Princeton University responds to meningococcal outbreak
The outbreak response includes the use of Bexsero meningococcal B vaccine, a vaccine which has not been approved for use in the U.S., but is approved for use in the European Union and Australia. The National Meningitis Association supports Princeton in its decision to run the immunization campaign to help protect persons at-risk for infection.
Meningococcal disease, also known as bacterial meningitis, is a highly dangerous disease that can cause disability or death within hours of infection. Persons of all ages are at risk.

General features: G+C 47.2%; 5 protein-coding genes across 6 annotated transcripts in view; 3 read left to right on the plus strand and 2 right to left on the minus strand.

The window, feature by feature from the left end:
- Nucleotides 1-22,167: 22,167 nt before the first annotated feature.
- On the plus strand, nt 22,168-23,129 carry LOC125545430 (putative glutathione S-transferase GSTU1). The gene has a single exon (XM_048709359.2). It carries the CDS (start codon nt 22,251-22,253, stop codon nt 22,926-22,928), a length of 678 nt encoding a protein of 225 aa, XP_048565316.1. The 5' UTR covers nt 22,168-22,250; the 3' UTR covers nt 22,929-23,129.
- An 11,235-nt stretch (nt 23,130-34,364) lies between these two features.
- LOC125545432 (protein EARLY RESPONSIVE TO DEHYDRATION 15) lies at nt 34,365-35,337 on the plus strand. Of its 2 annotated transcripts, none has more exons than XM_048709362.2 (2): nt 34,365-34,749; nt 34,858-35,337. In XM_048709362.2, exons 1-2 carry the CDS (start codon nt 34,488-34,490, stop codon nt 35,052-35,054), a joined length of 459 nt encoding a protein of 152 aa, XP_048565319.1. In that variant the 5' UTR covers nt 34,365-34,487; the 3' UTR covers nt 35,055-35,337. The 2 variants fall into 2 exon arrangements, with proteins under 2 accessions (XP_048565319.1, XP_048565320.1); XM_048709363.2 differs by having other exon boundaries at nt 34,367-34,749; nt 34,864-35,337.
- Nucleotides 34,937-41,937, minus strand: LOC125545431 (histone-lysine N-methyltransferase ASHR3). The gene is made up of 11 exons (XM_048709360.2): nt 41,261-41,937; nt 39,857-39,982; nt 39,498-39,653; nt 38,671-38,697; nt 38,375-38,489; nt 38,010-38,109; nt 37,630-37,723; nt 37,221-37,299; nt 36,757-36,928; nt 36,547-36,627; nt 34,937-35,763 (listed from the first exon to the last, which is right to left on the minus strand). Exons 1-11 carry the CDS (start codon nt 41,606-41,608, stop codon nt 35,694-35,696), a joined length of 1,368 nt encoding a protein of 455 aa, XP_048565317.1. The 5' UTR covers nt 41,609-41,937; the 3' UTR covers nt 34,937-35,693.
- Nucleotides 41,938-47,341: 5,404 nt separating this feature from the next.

Symptoms of a meningococcal infection include fever, headache and achiness. More severe symptoms include rash, stiff neck and pain when looking at brightly lit surfaces.
Vaccines are considered the best method of protection against infection. In the U.S., vaccines against meningococcal are part of routine immunizations for kids at the ages of 11-12 and 16.
Meningococcal vaccines approved for use in the U.S. protect against four strains of meningococcal disease, including strains A, Y, C and W-135. The vaccines do not, however, protect against strain B, which is responsible for the current outbreak at Princeton.